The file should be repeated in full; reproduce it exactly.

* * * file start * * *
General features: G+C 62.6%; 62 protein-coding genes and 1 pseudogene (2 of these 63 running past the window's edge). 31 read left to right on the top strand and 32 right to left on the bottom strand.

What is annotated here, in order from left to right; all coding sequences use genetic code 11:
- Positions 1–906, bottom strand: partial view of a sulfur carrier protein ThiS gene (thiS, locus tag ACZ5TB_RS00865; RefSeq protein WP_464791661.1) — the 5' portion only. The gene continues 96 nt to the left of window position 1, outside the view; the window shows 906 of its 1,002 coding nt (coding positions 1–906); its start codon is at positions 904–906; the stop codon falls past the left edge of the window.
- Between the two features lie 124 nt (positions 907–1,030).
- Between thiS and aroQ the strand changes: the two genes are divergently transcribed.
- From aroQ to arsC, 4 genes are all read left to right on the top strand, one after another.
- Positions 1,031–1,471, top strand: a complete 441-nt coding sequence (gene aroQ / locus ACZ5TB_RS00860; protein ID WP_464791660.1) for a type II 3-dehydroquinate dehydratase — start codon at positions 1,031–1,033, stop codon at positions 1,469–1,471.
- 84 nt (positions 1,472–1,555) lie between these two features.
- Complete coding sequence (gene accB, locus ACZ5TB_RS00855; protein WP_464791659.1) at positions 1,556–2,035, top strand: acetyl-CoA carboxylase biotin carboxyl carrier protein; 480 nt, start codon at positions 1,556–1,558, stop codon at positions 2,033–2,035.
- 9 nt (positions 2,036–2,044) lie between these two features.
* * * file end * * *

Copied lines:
General features: G+C 62.6%; 62 protein-coding genes and 1 pseudogene (2 of these 63 running past the window's edge). 31 read left to right on the top strand and 32 right to left on the bottom strand.

What is annotated here, in order from left to right; all coding sequences use genetic code 11:
- Positions 1–906, bottom strand: partial view of a sulfur carrier protein ThiS gene (thiS, locus tag ACZ5TB_RS00865; RefSeq protein WP_464791661.1) — the 5' portion only. The gene continues 96 nt to the left of window position 1, outside the view; the window shows 906 of its 1,002 coding nt (coding positions 1–906); its start codon is at positions 904–906; the stop codon falls past the left edge of the window.
- Between the two features lie 124 nt (positions 907–1,030).
- Between thiS and aroQ the strand changes: the two genes are divergently transcribed.
- From aroQ to arsC, 4 genes are all read left to right on the top strand, one after another.
- Positions 1,031–1,471, top strand: a complete 441-nt coding sequence (gene aroQ / locus ACZ5TB_RS00860; protein ID WP_464791660.1) for a type II 3-dehydroquinate dehydratase — start codon at positions 1,031–1,033, stop codon at positions 1,469–1,471.
- 84 nt (positions 1,472–1,555) lie between these two features.
- Complete coding sequence (gene accB, locus ACZ5TB_RS00855; protein WP_464791659.1) at positions 1,556–2,035, top strand: acetyl-CoA carboxylase biotin carboxyl carrier protein; 480 nt, start codon at positions 1,556–1,558, stop codon at positions 2,033–2,035.
- 9 nt (positions 2,036–2,044) lie between these two features.